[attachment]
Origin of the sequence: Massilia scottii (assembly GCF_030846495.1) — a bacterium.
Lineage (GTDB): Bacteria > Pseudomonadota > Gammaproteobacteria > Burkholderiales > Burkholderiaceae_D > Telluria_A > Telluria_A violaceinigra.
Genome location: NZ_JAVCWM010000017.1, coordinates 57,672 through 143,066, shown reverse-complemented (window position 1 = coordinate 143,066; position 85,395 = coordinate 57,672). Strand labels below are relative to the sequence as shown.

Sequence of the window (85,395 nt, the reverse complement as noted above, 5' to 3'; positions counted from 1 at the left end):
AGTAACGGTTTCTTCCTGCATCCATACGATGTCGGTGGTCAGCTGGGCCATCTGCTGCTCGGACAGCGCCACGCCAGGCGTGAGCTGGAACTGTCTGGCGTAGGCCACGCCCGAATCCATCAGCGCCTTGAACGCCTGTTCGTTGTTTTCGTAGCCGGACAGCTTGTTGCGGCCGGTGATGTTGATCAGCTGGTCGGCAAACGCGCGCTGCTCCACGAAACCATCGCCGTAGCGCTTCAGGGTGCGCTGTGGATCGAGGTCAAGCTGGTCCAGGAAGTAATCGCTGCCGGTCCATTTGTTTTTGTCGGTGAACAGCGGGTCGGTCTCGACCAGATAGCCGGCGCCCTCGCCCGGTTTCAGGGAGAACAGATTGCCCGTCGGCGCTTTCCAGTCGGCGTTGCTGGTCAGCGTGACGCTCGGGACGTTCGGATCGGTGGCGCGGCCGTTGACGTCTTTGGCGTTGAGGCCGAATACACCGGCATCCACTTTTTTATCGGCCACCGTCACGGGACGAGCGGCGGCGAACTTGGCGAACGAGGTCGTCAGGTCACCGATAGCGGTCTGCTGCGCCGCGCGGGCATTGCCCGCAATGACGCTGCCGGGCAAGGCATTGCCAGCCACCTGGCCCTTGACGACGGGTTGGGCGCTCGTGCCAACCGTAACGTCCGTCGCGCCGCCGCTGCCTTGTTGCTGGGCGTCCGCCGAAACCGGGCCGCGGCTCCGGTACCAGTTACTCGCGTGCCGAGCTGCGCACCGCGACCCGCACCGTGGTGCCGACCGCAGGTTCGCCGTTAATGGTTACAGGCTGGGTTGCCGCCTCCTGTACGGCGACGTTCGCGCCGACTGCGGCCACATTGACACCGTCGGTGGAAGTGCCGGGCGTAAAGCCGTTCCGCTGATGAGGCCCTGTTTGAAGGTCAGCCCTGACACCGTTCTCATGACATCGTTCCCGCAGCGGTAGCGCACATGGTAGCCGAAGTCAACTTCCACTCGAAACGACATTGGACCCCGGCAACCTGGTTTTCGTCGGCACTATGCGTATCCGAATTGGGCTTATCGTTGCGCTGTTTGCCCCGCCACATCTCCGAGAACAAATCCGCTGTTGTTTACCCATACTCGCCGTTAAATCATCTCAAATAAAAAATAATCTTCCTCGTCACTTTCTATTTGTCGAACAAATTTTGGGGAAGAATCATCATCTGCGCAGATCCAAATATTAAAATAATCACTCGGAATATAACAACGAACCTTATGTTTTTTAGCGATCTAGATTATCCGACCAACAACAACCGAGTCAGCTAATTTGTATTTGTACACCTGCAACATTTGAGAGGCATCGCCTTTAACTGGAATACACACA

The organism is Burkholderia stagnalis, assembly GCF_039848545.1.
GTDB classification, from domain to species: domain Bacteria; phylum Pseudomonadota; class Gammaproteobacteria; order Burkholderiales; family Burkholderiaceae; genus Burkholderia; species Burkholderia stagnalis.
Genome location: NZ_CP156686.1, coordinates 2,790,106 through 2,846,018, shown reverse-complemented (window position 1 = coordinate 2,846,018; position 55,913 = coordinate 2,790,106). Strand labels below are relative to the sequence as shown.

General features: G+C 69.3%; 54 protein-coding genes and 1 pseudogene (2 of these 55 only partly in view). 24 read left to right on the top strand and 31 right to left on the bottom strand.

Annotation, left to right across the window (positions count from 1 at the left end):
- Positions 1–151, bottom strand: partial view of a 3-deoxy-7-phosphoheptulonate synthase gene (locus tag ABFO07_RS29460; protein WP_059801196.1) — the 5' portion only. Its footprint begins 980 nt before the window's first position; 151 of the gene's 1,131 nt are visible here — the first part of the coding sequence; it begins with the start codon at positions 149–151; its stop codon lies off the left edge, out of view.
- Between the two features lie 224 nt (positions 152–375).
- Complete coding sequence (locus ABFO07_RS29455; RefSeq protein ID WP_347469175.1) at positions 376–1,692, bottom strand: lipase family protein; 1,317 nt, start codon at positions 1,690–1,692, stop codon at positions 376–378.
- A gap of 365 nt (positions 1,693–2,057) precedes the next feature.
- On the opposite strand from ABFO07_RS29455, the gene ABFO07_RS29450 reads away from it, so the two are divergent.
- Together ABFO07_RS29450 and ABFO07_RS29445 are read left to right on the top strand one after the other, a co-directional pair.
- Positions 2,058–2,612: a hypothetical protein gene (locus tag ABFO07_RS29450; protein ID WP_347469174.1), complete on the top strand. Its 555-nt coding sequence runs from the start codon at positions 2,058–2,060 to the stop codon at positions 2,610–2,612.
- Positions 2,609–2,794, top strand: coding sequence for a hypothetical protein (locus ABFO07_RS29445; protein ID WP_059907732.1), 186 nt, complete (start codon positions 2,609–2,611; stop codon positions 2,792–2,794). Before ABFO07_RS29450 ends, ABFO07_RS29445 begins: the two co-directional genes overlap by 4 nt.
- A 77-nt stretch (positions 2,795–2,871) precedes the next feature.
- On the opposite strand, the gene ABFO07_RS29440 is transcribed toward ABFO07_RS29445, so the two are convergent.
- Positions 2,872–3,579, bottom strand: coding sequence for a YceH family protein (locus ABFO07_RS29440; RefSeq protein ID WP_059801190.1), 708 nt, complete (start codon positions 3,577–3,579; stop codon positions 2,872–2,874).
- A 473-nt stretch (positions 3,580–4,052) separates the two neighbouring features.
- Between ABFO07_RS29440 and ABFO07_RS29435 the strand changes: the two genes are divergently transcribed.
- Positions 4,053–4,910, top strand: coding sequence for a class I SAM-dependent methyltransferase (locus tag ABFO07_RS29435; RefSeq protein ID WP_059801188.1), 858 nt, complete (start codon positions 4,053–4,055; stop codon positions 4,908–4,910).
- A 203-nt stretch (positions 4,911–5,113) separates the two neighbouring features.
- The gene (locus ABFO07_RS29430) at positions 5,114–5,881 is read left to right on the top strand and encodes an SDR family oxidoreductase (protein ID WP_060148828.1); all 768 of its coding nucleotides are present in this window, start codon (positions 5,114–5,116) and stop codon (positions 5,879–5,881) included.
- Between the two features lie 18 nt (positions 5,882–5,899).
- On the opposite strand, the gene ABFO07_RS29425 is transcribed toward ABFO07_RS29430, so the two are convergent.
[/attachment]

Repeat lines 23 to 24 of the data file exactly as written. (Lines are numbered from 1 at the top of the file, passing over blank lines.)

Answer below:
- Between ABFO07_RS29440 and ABFO07_RS29435 the strand changes: the two genes are divergently transcribed.
- Positions 4,053–4,910, top strand: coding sequence for a class I SAM-dependent methyltransferase (locus tag ABFO07_RS29435; RefSeq protein ID WP_059801188.1), 858 nt, complete (start codon positions 4,053–4,055; stop codon positions 4,908–4,910).